Queen Calls for `Gentle' Scrutiny, Hints at Reform in British Royalty

Pollsters say public is not amused over state of royal family

WITH the embers of Windsor Castle barely cool after last weekend's huge fire, the woman who has sat on the British throne since 1952 broke with tradition by admitting the human frailties of her family and asking for moderation from its detractors.

In a speech this week in London's financial district marking the 40th anniversary of her accession, Queen Elizabeth II said 1992 had been an "annus horribilis" for her and her family. It was "not a year to look back on with undiluted pleasure."

Experts who have chronicled the woes of the queen's fragmenting family during this "horrible year" are forecasting a major overhaul of the world's most enduring monarchy. "Royal watchers" warn that without changes such as reducing the size of the royal family, the monarchy will lose its place at the center of the British system of government and in the affections of Britons.

In a passage that stunned her audience of bankers and financial worthies and won extensive media coverage, she said: "There can be no doubt that criticism is good for people and institutions."

She continued: "No institution - city, monarchy, whatever - should expect to be free from the scrutiny of those who give it their loyalty and support, not to mention those who don't." But she called for scrutiny "with a touch of gentleness, good humor, and understanding."

The queen did not mention the increasingly controversial question of the monarchy's finances or give an inch of ground to critics who say she should pay taxes on her private income.

Sources close to the royal family suggest that behind the queen's carefully chosen words lies a determination to launch a reshaping of the monarchy and a paring down of the number of members of the royal family who play high-profile public roles. Elimination of junior members of her family from the royal retinue would mean their removal from the Civil List - the account from which the government pays them salaries.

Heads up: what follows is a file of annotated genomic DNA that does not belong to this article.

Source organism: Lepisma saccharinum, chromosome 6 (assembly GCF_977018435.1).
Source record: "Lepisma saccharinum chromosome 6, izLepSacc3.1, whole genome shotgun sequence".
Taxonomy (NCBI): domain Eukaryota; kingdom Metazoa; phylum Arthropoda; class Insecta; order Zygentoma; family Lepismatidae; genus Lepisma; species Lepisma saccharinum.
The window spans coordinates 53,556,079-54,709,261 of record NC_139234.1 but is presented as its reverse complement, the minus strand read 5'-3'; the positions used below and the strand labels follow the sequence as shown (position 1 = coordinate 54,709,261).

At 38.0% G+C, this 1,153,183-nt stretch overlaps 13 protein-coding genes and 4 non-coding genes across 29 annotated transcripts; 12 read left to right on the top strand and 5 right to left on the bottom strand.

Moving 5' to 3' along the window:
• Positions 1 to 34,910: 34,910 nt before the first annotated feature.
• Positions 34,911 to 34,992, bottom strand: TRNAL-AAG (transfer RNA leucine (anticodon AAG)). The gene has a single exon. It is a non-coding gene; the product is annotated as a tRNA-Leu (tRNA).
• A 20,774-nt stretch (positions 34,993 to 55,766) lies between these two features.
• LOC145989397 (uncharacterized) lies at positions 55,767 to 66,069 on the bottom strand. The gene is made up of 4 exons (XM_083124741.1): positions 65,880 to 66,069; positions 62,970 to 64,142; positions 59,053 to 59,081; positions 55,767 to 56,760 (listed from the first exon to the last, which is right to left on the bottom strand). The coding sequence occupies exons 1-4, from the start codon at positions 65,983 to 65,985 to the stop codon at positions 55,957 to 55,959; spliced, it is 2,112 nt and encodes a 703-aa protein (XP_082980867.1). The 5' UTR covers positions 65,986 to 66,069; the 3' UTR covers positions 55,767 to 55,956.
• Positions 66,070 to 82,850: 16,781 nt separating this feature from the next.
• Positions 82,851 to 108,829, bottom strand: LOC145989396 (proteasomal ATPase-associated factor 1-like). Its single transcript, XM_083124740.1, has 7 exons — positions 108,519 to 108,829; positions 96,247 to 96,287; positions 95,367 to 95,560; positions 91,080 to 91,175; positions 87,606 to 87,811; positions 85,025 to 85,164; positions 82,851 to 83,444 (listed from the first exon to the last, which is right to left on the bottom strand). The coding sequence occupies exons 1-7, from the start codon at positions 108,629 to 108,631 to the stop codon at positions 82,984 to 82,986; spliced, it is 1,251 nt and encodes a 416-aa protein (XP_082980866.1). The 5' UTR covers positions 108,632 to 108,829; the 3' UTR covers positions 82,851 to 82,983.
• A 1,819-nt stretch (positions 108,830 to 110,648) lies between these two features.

Anthony Sampson, author of the best-selling book "Anatomy of Britain," says the Queen's "unprecedented speech" reflects the fact that "the magic of the monarchy has faded."

"The apparatus could be cut down without much suffering," Mr. Sampson says. "Many people, even inside Buckingham Palace, feel that the number of courtiers and the size of the queen's extended family have made things appear rather ridiculous."

In mentioning the royal woes, Queen Elizabeth was referring mainly to the marital troubles of Prince Charles, heir to the throne, his brother Prince Andrew, and their sister Princess Anne, which continue to receive minutely detailed coverage in the British media.

But royal sources say her remarks were triggered mainly by public reaction to the Windsor Castle fire and the government's immediate promise to pay for repairs expected to cost tens of millions of dollars. Several members of Parliament suggested that the queen, whose private fortune has been estimated at $9.88 billion, should help foot the bill. This was echoed by media normally supportive of the monarchy.

"What is now needed from the queen is a gesture," the conservative Daily Mail editorialized. "Either she can make a gracious gift or she can agree to have her income taxed. One way or the other, more cash should come from the royal purse to the public exchequer."

The left-wing Daily Mirror accused the royal family of "sowing the seeds of its own destruction," and spoke of its "meanness, greed, and blinkered disregard for the feelings of the people."

More ominously for the queen, two opinion polls published on the day she delivered her speech reflected the same views. In one, 95 percent of those questioned said taxpayers should not have to pay for the repairs at Windsor. In another only 1 in 5 respondents said the royal family represented good value for the $15.2 million paid out annually for the Civil List.

Yet there is argument about how much can or should be done to reform the monarchy and make it less vulnerable to public criticism. Lord St. John of Fawsley, a royal confidant and constitutional expert, says much of the problem lies with the fact that "the royal family, like other families in these times, is not immune to difficulties." Its problems, however, have been "grossly magnified" by media coverage, he adds.

Suggestions that the answer is to abolish the monarchy and institute a republic get scant support from anyone except a few radical politicians. Peter Hennessey, professor of contemporary history at London University, points out that abolishing the monarchy would require an act of Parliament. "Even in today's climate," he says, "that would not stand a chance."

HISTORIAN David Starkey, a British monarchy expert at the London School of Economics, says lengthy royal reigns encourage public criticism of the sovereign. "At one time toward the end of her reign, Queen Victoria was highly unpopular," he says. "The same was true of the first Queen Elizabeth - everyone was fed to the back teeth with her by the 1590s."

Stewart Steven, editor of the London Evening Standard, says the queen must establish a "new relationship" with the British people. "There is a sense that the modesty for which the royal family used to be famous has disappeared," he says.

Dr. Hennessey dismisses the suggestion that the queen should pass over Prince Charles and his wife Diana as heirs to the throne in favor of their eldest son Prince William.

"That too would require an act of Parliament, and I cannot see it happening," he said.

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